LANSING, Mich. (AP) — The State Board of Canvassers on Monday unanimously approved a petition to recall Michigan Gov. Rick Snyder that doesn’t mention the lead contamination of Flint water, but rejected several other proposals that cite the water crisis in seeking his removal from office.
Board members said those proposals didn’t state “factually” and “clearly” each reason for the recall. They said many had misspelled words or incorrect titles of laws.
Supporters of recalling the Republican over Flint’s supply of corrosive river water pleaded with the board, asking members to ignore “minor mistakes.” The Rev. David Bullock, a Detroit-area pastor who spoke during the board’s tense meeting, argued that the meaning and intent in his proposals were clear despite two misspelled words.
“What I am concerned about is though these seem small, if we approve of these petitions with these errors and you go out and circulate them, turn in your signatures, you are open for a legal challenge in court that can easily throw all of that work out the door,” said board member Jeannette Bradshaw, a Democrat who voted in favor of two proposals.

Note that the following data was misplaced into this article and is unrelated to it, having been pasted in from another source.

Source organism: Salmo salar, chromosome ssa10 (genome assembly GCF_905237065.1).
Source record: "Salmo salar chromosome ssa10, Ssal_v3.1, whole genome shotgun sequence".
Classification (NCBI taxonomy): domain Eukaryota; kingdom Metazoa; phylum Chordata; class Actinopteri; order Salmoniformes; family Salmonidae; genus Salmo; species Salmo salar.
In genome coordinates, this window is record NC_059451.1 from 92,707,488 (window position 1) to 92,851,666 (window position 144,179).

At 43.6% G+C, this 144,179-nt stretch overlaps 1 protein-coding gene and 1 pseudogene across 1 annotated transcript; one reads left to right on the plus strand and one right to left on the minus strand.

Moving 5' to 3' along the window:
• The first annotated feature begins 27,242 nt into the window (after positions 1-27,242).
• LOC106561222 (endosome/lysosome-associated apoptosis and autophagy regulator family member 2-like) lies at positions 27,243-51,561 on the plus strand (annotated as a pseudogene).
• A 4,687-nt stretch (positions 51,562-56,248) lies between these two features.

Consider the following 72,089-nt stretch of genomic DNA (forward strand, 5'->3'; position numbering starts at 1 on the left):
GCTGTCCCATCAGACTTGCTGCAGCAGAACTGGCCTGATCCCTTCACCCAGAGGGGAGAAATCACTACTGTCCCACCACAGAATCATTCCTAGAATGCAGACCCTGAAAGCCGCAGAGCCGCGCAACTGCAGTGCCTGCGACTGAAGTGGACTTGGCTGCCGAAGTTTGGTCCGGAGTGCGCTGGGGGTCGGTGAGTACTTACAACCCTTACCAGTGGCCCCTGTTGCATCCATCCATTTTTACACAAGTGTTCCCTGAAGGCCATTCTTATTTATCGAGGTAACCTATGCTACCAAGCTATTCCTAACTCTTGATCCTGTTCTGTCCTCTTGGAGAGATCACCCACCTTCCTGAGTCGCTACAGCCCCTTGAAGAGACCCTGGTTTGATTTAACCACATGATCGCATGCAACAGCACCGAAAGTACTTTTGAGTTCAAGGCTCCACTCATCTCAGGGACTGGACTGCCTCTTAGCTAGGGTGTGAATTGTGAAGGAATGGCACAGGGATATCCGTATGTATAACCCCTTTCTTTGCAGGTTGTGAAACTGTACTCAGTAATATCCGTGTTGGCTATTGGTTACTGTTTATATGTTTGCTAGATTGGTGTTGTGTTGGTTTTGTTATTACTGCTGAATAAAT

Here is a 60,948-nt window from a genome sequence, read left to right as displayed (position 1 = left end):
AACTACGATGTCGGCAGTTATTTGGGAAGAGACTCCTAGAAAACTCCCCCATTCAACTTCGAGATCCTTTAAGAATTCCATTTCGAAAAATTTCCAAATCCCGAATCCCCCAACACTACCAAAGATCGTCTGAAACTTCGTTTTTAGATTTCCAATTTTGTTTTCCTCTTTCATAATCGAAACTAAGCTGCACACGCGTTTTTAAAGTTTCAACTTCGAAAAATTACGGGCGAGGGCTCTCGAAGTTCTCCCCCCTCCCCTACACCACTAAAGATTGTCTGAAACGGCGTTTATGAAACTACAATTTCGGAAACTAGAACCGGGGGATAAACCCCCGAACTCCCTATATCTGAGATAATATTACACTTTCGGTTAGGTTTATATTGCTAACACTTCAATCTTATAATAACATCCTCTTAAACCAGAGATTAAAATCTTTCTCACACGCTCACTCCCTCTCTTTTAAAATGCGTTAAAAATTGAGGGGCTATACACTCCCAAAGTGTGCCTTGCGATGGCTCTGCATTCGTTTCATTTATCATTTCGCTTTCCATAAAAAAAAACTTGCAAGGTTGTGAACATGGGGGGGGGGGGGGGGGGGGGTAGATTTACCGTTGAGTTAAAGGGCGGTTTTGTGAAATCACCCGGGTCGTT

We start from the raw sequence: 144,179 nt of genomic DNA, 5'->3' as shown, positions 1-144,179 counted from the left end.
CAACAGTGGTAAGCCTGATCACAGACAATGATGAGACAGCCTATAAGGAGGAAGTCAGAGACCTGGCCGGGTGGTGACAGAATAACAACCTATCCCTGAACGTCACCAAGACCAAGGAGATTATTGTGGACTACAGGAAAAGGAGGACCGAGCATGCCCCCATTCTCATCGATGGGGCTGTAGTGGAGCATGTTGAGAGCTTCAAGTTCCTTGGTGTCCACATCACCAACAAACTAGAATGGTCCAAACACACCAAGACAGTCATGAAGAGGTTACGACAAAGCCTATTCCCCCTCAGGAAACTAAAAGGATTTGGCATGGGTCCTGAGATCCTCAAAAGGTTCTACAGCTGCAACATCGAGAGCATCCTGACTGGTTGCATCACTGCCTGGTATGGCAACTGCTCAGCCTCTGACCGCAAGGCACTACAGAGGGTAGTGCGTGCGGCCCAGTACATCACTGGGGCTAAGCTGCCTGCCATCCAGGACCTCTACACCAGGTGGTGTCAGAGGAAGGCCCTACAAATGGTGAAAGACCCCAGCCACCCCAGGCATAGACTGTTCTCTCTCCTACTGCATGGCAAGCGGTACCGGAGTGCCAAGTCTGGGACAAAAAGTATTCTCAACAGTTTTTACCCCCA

“This is not the end of some process. Sometimes it takes two or three times to get it right,” she said. “What appear to be small errors are actually potentially large errors that can devalue all of your work.”
The petition that board members did approve was filed by Benjamin Lazarus and seeks to remove Snyder because of his authorization to move the office that deals with struggling schools— the State School Reform Office/Redesign Office— into the Michigan Department of Technology, Management and Budget. The restructuring placed the office directly under Snyder’s control.
The board was split 2-2, across party lines, on one water crisis-related recall proposal that cites Snyder’s acknowledgment in last month’s State of the State speech that he failed Flint residents. The proposal needed at least a 3-1 vote in favor for approval.
Republicans Norman D. Shinkle and Colleen Pero both voted against it. Shinkle argued the proposal was not strictly “clear” and “factual” because it required board members to make an inference about its meaning, though Democrat Julie Matuzak said the language met their criteria.
Secretary of State spokesman Fred Woodhams said petition language can be resubmitted at any time. If the board approves the language of a petition, those wanting to recall Snyder would still need to collect more than 789,000 signatures within a 60-day window, Woodhams said.
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